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Abstract Title:

The association of antidepressant drug usage with cognitive impairment or dementia, including Alzheimer disease: A systematic review and meta-analysis.

Abstract Source:

Depress Anxiety. 2016 Dec 28. Epub 2016 Dec 28. PMID: 28029715

Abstract Author(s):

John Moraros, Chijioke Nwankwo, Scott B Patten, Darrell D Mousseau

Article Affiliation:

John Moraros

Abstract:

OBJECTIVE: To determine if antidepressant drug usage is associated with cognitive impairment or dementia, including Alzheimer disease (AD).

METHOD: We conducted a systematic search of Medline, PubMed, PsycINFO, Web of Science, Embase, CINAHL, and the Cochrane Library. An initial screen by abstracts and titles was performed, and relevant full articles were then reviewed and assessed for their methodologic quality. Crude effect estimates were extracted from the included articles and a pooled estimate was obtained using a random effects model.

RESULTS: Five articles were selected from an initial pool of 4,123 articles. Use of antidepressant drugs was associated with a significant twofold increase in the odds of some form of cognitive impairment or dementia (OR = 2.17). Age was identified as a likely modifier of the association between antidepressant use and some form of cognitive impairment or AD/dementia. Studies that included participants with an average age equal to or greater than 65 years showed an increased odds of some form of cognitive impairment with antidepressant drug usage (OR = 1.65), whereas those with participants less than age 65 revealed an even stronger association (OR = 3.25).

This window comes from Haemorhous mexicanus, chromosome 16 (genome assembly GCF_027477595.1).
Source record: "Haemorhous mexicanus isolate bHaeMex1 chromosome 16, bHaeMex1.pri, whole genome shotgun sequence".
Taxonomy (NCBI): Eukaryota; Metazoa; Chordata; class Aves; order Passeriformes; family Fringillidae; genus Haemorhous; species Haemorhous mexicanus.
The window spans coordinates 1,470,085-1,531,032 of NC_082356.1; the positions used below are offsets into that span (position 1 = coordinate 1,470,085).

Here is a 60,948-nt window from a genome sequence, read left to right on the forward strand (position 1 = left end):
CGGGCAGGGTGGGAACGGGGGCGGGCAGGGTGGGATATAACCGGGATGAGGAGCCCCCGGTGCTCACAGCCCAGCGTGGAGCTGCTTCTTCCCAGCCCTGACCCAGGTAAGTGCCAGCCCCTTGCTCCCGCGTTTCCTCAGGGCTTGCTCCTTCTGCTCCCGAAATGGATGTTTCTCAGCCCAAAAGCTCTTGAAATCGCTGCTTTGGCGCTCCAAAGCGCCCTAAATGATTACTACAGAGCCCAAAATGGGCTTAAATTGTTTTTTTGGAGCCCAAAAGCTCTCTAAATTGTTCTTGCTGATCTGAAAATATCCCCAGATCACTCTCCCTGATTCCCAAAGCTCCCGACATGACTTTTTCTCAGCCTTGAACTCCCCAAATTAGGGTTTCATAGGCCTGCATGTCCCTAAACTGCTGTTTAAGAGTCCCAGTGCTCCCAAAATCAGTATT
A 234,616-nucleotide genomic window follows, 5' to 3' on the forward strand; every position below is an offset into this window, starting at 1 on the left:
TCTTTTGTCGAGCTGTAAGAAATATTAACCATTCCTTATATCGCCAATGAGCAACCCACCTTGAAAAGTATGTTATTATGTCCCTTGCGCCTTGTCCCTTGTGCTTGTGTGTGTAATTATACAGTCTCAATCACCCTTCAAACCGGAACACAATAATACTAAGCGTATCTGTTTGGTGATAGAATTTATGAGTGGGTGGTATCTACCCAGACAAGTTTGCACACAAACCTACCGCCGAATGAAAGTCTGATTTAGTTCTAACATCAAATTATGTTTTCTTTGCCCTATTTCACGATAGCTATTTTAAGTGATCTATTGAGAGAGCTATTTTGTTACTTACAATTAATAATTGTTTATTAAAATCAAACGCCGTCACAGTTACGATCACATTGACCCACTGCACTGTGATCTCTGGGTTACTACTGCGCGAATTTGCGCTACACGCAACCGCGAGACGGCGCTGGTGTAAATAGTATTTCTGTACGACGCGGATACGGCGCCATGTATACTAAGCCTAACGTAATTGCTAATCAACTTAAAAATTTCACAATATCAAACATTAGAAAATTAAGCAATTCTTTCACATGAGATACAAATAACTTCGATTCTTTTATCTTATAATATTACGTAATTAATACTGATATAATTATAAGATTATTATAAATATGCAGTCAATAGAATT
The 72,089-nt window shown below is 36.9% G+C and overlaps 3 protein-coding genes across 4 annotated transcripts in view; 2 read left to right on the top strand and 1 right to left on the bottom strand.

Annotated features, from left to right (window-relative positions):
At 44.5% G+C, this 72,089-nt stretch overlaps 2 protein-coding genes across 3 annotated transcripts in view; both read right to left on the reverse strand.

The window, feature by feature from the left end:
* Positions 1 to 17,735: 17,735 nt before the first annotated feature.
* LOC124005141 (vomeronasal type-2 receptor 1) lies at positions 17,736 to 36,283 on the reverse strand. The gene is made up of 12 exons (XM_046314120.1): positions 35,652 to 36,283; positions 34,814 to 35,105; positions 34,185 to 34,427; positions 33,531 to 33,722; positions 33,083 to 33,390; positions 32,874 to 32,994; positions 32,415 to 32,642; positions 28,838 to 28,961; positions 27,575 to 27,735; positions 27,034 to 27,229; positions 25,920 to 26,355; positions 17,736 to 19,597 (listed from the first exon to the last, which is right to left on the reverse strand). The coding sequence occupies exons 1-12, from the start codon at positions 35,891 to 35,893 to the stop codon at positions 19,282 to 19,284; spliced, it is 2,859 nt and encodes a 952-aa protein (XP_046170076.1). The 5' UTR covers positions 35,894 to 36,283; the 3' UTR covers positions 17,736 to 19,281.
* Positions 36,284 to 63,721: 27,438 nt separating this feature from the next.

CONCLUSIONS: Antidepressant drug usage is associated with AD/dementia and this is particularly evident if usage begins before age 65. This association may arise due to confounding by depression or depression severity. However, biological mechanisms potentially linking antidepressant exposure to dementia have been described, so an etiological effect of antidepressants is possible. With this confirmation that an association exists, clarification of underlying etiologic pathways requires urgent attention.

Study Type : Meta Analysis, Review

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